Through the ups, the downs, and the most endearing of moments, Hendrika Van Genderen became “Everybody’s Oma.”
Accumulating more than 140,000 followers, the Oma’s Applesauce Facebook page has shared Oma’s journey with dementia through a series of short video clips taken by her filmmaker son, Jason Van Genderen.
Oma sadly passed away in February, but her legacy will live on as the short clips that have inspired millions online have been stitched together into a powerful, feature length film: Everybody’s Oma.
Having launched at the Sydney Film Festival on June 11, Van Genderen tells Aged Care News that it was amazing to finally share his family’s story live, on the big screen.
“It was incredible, just to feel everyone’s energy and their connection to the story,” he says.
“It’s funny, because a lot of people that come across our story thought that we’d almost engineered this to be a feature film from the get go, but we hadn’t.”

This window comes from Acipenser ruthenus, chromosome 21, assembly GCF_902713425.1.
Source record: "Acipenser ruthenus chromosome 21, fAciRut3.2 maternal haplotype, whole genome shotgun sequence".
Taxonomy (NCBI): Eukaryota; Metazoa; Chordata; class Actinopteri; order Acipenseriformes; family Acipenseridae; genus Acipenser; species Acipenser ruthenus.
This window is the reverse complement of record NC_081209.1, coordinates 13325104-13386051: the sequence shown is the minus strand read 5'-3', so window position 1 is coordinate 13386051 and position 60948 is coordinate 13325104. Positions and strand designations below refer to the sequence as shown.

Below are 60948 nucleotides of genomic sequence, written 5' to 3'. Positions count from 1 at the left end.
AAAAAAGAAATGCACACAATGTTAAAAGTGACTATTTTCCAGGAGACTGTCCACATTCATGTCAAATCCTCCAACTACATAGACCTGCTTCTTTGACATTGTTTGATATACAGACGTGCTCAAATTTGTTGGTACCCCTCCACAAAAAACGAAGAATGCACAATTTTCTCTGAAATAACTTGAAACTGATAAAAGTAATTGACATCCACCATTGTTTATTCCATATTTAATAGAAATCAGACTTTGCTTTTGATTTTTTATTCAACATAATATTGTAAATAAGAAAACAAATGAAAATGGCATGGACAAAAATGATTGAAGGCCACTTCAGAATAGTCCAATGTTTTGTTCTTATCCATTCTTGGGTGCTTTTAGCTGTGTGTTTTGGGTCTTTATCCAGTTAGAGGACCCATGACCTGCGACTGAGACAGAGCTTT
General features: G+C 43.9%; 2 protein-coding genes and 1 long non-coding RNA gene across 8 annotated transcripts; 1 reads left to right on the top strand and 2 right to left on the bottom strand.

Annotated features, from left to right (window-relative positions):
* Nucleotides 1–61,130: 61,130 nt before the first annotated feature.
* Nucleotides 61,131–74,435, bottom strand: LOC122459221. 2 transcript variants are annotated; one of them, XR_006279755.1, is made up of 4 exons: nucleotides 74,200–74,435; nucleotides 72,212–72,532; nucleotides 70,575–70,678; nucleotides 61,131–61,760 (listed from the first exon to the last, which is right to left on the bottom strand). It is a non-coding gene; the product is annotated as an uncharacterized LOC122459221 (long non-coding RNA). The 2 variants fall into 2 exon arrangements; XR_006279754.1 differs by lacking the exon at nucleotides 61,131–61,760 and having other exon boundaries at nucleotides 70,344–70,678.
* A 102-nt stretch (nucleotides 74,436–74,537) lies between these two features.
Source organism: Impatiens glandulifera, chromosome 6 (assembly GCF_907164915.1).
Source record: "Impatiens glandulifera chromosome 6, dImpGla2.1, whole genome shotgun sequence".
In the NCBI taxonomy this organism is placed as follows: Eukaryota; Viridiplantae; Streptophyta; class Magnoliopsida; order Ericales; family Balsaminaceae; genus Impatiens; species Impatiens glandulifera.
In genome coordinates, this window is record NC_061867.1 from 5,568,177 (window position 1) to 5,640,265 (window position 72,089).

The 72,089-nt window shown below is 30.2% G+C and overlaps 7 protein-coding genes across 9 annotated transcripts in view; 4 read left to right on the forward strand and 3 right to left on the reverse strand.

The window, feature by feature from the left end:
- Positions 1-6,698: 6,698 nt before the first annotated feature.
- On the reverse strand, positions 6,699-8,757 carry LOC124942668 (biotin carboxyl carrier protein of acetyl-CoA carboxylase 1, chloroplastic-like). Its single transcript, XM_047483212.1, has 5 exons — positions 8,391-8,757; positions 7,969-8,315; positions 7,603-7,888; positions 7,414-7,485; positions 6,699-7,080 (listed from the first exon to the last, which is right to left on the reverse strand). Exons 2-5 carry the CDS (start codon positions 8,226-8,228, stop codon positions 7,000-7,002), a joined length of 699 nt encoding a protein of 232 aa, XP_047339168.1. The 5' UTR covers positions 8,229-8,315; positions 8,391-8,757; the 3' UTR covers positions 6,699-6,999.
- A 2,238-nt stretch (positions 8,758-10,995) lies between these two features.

In fact, the Van Genderen family’s online fame came as an unexpected consequence of sharing home videos made during the lockdown period as Van Genderen, alongside wife Megan and kids Arty and Evie, cared for Oma full-time in their NSW Central Coast home.
With work wound back as the pandemic persisted and the kids home schooling under Megan’s supervision, Van Genderen decided to let his camera roll at home and document the unprecedented time in his family’s lives.
“It was just that whole perfect, messy storm that every family was going through and trying to work out the new way of making every week count,” he says.
“I wanted to still keep storytelling from home and we wanted to still do good for Oma and find little ways that we could create new meaning for her.
“We decided to use lockdown as a learning opportunity: how can we use dementia as a bit of a teacher for us as a family? What can we learn about each other? And what can we learn to navigate this in a better way?”